Having ADD/ADHD or being in a relationship with someone who has this condition doesn’t have to be a dealbreaker. There are a number of ways to optimize brain activity to reduce symptoms and have a more fulfilling relationship.

  1. Find healthier ways to activate the brain. For example, intense aerobic exercise (walking like you’re late) 5-7 days a week can be very beneficial for the ADD/ADHD brain.
  2. Use technology to your advantage. Set reminders in your calendar to help you stay on time and on track so you can follow through on your promises and complete projects.
  3. Practice structured goal setting. Create a “One Page Miracle”—a single sheet of paper where you write down what you want out of your relationships. Before saying or doing anything, ask yourself if your behavior is helping you achieve your goals.
  4. Eat foods that help the ADD/ADHD brain. Eat a diet that’s higher in high-quality proteins and healthy fats and lower in simple carbohydrates.
  5. Take nutraceuticals that optimize the ADD/ADHD brain. Nutritional supplements that are beneficial include rhodiola, green tea, ginseng, and tyrosine.
  6. Know your ADD/ADHD type. Not everyone with this condition has the same symptoms. Based on the world’s largest database of brain scans related to behavior, the psychiatrists at Amen Clinics have identified 7 types of ADD. Getting a brain scan to learn your type (or your loved one’s type) is the key to finding the most effective treatment plan.
  7. Seek professional help. If you and your loved ones are struggling, you may benefit from psychotherapy, including couples therapy or family therapy. Be sure to seek out a professional who understands the role the brain plays in relationships and ADD/ADHD so you can get the help you need.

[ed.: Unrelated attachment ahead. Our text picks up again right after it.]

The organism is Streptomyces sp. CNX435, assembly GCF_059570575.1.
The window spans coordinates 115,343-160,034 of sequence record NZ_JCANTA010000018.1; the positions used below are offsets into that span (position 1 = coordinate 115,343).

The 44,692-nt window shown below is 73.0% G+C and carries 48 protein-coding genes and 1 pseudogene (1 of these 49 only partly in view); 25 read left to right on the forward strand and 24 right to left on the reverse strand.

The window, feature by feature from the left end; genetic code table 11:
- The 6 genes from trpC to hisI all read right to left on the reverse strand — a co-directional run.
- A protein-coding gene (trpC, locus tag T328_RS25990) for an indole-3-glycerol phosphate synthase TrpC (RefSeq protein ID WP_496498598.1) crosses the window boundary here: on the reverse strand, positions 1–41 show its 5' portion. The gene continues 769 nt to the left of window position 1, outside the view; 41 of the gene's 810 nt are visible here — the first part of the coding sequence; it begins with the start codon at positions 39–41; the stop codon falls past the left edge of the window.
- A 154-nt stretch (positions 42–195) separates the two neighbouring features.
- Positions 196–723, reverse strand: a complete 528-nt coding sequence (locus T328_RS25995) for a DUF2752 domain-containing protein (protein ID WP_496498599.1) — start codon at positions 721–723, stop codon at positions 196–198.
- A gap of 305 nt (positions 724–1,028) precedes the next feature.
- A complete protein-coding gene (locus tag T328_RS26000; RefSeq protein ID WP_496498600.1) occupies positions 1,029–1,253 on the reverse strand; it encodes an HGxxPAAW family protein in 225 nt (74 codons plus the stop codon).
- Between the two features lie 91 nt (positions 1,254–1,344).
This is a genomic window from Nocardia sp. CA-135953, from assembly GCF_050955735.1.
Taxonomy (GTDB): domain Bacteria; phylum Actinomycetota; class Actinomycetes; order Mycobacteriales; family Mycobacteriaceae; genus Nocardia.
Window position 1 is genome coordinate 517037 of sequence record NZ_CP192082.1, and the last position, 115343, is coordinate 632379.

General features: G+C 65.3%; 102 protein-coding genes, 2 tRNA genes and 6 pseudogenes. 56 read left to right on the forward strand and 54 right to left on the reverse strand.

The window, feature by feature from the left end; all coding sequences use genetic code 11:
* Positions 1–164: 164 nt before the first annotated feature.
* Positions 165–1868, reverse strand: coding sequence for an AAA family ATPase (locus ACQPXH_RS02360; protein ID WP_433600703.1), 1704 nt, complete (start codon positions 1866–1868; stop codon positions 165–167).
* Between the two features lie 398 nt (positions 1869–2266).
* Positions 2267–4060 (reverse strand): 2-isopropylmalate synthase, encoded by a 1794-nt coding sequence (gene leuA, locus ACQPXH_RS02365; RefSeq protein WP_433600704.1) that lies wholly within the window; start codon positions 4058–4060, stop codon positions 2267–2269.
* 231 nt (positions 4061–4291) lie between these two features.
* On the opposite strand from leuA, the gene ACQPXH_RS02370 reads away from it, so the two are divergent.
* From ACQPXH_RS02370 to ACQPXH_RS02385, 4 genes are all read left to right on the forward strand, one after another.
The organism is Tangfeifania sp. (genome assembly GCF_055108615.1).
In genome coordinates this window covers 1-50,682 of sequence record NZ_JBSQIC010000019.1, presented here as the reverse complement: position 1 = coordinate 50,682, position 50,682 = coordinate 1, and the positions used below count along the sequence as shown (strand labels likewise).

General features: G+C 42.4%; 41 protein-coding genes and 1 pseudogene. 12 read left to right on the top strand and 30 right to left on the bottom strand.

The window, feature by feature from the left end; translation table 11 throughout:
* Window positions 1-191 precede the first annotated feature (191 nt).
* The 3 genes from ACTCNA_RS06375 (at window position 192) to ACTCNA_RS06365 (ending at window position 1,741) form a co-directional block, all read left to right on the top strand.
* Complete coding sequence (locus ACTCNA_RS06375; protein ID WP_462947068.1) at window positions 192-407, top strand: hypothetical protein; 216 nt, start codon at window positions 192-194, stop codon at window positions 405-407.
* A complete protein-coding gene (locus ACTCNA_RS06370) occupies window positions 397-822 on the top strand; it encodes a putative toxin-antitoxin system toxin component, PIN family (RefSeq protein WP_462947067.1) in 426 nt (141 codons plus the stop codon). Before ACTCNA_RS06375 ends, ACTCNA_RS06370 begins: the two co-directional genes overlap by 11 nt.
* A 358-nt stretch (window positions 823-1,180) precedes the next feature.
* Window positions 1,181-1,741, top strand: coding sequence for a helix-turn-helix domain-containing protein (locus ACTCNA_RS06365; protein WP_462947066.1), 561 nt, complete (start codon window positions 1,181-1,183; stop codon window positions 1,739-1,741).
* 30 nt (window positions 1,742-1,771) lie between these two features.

Marital conflict, relationship problems, ADD/ADHD, and other mental health issues can’t wait. During these uncertain times, your mental well-being is more important than ever and waiting until life gets back to “normal” is likely to make your relationships and symptoms worsen over time.

At Amen Clinics, we’re here for you. We offer in-clinic brain scanning and appointments, as well as mental telehealth, remote clinical evaluations, and video therapy for adults, children, and couples. Find out more by speaking to a specialist today at 888-288-9834 or visit our contact page here.


  1. Thanks again for another great article.

    Comment by Timothy Lee — February 8, 2021 @ 5:08 AM

  2. Good Morning,
    I am interested in learning about the SPECT imaging. What is the cost fir this test? Do you have a price sheet for various tests you offer?

    Comment by Carol Zelnik — February 8, 2021 @ 6:00 AM

  3. I am most positive I am ADHD or in the family of this! I have asked doctors to test me or whatever it takes to find out and to please get me on the right medication for this! They blame my hyper, my depression well several things I need to know where I go to get help!

    Comment by Rhonda Draper — February 8, 2021 @ 7:30 AM

  4. Help! I don’t know where to turn?! My life is falling apart! I have every symptom and can add a few. Can you help with substance abuse.

    Comment by Kathleen — February 8, 2021 @ 10:25 AM

  5. Thank you fir sharing! Is there an assessment I can take bc I know my sis and her children have it… my dad probably this I want to know if I do!

    Comment by Joy Heard — February 8, 2021 @ 11:31 AM

  6. Good, evening and greetings from Sweden,
    I am interested in learning about the SPECT imaging. What is the cost for the test? Do you have a price sheet for various tests you offer?

    Comment by Helena Lindström — February 8, 2021 @ 12:07 PM

  7. Hello Joy, thank you for reaching out. Here is a link to our ADD Type Test:

    Comment by Amen Clinics — February 8, 2021 @ 12:10 PM

  8. My 14 yr old grandson was diagnosed with ADD
    By Dr Fancher in Loveland CO

    How can we help, what supplements and health suggestions can you suggest

    Comment by Vicki kuntz — February 8, 2021 @ 1:18 PM

  9. Amen is a problem in that most people simply will never be able to afford what he recommends. Amen should write a book on how to help people afford the SPECT treatment that is always promoted by them. It’s about $5000.

    Comment by Brent Sobol — February 9, 2021 @ 1:20 PM